With Saddam in U.S. hands, thoughts turn to his future trial. Various pundits have claimed that it won’t be enough to examine Saddam’s crimes. It will also be necessary to probe U.S. and Western support for his regime, during the decade of the Iran-Iraq war and the lead-up to Iraq’s 1990 invasion of Kuwait.
The late Elie Kedourie, historian and political theorist at the London School of Economics, put the issue in just the right perspective, in an interview granted in June 1992. (This was less than three weeks before his untimely passing.) Kedourie, it will be recalled, was a native of Baghdad, and an acute observer of Iraq’s troubled history. The interviewer told him that a Paris-based scholar had declared Saddam to be a “creature of the West.” Kedourie’s reply:
I do not understand what he means by that. If he means that it was Western governments that put him in power, then that is not true. If he means that from 1980 to 1990 the American and French governments and German firms did their best to help him, this is perfectly true. But you have to look at what their intentions were….The Americans believed, mistakenly I think, that if they did not do something in order to stop Khomeini, he would sweep over the whole of the Middle East. I think there was little prospect of that, but that is what they believed and therefore they chose to support Saddam. Again, within its own terms it was a rational if mistaken calculation. It was a terrible mistake, which lay at the back of the invasion of Kuwait and the war that followed, which I consider an unnecessary war. It was the result of policies that the Americans had followed vis-à-vis Saddam for ten years and that made him think that he could invade Kuwait with impunity.
A calculation went wrong. But I do not think that there was anything else there. Saddam is not a creature of the West. He is not a creature of anybody.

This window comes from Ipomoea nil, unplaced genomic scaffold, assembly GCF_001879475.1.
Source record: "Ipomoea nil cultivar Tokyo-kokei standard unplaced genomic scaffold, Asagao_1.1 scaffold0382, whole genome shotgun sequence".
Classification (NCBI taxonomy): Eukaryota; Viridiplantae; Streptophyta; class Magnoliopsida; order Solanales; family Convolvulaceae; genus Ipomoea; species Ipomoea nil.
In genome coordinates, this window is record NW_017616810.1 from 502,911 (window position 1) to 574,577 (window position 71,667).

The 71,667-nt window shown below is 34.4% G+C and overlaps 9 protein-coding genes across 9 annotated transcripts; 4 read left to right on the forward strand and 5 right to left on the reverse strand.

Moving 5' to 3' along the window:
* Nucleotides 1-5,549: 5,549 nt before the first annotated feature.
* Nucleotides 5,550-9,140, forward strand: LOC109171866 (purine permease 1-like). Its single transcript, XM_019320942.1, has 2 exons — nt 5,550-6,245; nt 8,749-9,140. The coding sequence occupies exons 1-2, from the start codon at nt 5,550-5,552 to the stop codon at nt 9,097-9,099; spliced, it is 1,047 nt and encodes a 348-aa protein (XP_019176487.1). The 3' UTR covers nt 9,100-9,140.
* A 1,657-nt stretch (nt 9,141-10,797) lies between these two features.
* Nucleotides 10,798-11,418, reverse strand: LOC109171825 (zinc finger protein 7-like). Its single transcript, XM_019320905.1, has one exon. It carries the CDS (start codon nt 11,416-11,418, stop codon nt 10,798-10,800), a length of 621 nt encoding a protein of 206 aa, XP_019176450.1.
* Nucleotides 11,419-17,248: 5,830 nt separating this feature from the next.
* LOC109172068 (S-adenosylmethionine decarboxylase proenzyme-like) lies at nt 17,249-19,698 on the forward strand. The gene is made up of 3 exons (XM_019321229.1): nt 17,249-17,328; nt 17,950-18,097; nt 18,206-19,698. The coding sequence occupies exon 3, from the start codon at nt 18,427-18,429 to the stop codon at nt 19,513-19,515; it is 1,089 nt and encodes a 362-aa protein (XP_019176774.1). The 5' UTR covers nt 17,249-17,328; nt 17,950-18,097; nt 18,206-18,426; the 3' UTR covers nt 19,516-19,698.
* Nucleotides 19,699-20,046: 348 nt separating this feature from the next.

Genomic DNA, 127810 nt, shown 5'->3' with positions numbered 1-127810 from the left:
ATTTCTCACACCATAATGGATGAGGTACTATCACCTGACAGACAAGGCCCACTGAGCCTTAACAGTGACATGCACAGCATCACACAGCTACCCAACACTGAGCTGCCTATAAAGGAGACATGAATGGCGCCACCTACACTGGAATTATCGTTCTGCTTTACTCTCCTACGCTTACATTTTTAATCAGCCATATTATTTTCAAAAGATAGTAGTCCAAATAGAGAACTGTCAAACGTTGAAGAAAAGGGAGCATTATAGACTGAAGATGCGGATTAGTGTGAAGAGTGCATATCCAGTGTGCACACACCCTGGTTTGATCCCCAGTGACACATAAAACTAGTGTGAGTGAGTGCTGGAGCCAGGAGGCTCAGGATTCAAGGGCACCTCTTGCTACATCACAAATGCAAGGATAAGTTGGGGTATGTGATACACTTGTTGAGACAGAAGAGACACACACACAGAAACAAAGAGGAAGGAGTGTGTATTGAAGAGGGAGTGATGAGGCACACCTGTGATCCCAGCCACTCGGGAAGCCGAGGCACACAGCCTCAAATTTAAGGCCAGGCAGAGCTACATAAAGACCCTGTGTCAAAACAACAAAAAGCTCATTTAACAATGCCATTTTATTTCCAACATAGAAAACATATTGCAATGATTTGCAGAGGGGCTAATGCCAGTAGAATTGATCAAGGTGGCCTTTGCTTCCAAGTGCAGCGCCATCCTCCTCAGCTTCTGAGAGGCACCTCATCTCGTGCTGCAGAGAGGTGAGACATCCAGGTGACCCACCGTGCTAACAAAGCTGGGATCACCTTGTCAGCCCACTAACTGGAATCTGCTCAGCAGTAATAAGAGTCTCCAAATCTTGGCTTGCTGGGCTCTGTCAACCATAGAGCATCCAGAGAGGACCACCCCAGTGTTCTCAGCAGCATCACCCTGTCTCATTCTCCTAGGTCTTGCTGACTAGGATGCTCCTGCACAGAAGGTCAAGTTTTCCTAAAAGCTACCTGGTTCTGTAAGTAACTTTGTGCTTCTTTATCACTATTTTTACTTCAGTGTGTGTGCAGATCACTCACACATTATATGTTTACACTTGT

There are two crucial points here. First, Kedourie knew far too much about Iraq to regard Saddam as the West’s creation. He understood precisely which tectonic forces, by their immense internal pressures, had combined to produce him.
Second, Kedourie did not rail against the United States for its best-guess policies of the 1980s. He regarded the U.S. decision to back Saddam against Iran as a mistake and a miscalculation. But as a thinking historian, who never stopped reading in diplomatic archives, Kedourie thought it perfectly legitimate for states to calculate and act on self-interest. (This was always preferable to action the name of ideology. Ideological states, Kedourie believed, were intrinsically dangerous to their peoples and their neighbors.) Kedourie also knew and expected that states, working in a fog of partial knowledge, were bound to make mistakes in pursuing their interests. He never set himself up in Olympian judgment of policymakers for these sorts of errors.
But while he could understand errors of calculation, he could not pardon failures of will. For Kedourie, support for Saddam before 1990 was an error, but the decision not to remove him in 1991 was a failure. U.S. leaders lacked the will to act in pursuit of the U.S. national interest, and so fell down on their sworn duty. In a May 1991 lecture, Kedourie said this:
The American campaign stopped in its tracks by order of the president. Given this aggression by Iraq, and given that Iraq had to be stopped, one would have thought that it would be quite meaningless simply to liberate Kuwait and leave untouched the structures of the Baathist regime which had organized and committed the aggression. Iraq is a very populous and a rich country. If the regime remains in place, there is no way it can be prevented from reestablishing itself and acquiring new supplies of weapons of all kinds….It may not be possible next time around to organize an expedition of half a million troops and an armada in order to deal with this recurrent situation. So as things look to me now, the aftermath of the Gulf war seems a tremendous failure for the U.S.
As usual, Kedourie shows us the way. Saddam was no one’s creature. It would be an affront to justice to diminish Saddam’s criminal culpability by invoking U.S. policy mistakes, however egregious. Mistakes are not crimes.
The decision that left Saddam in power in 1991 was a monumental failure, and one that history has already judged severely. But at least credit those who did organize an expedition and an armada in 2003, and who did their duty despite the criticism of feckless “allies” and the absence of “international legitimacy.” Some of those who launched this expedition were party to the previous mistake and the earlier failure. By their actions this year, they have balanced the books—and then some.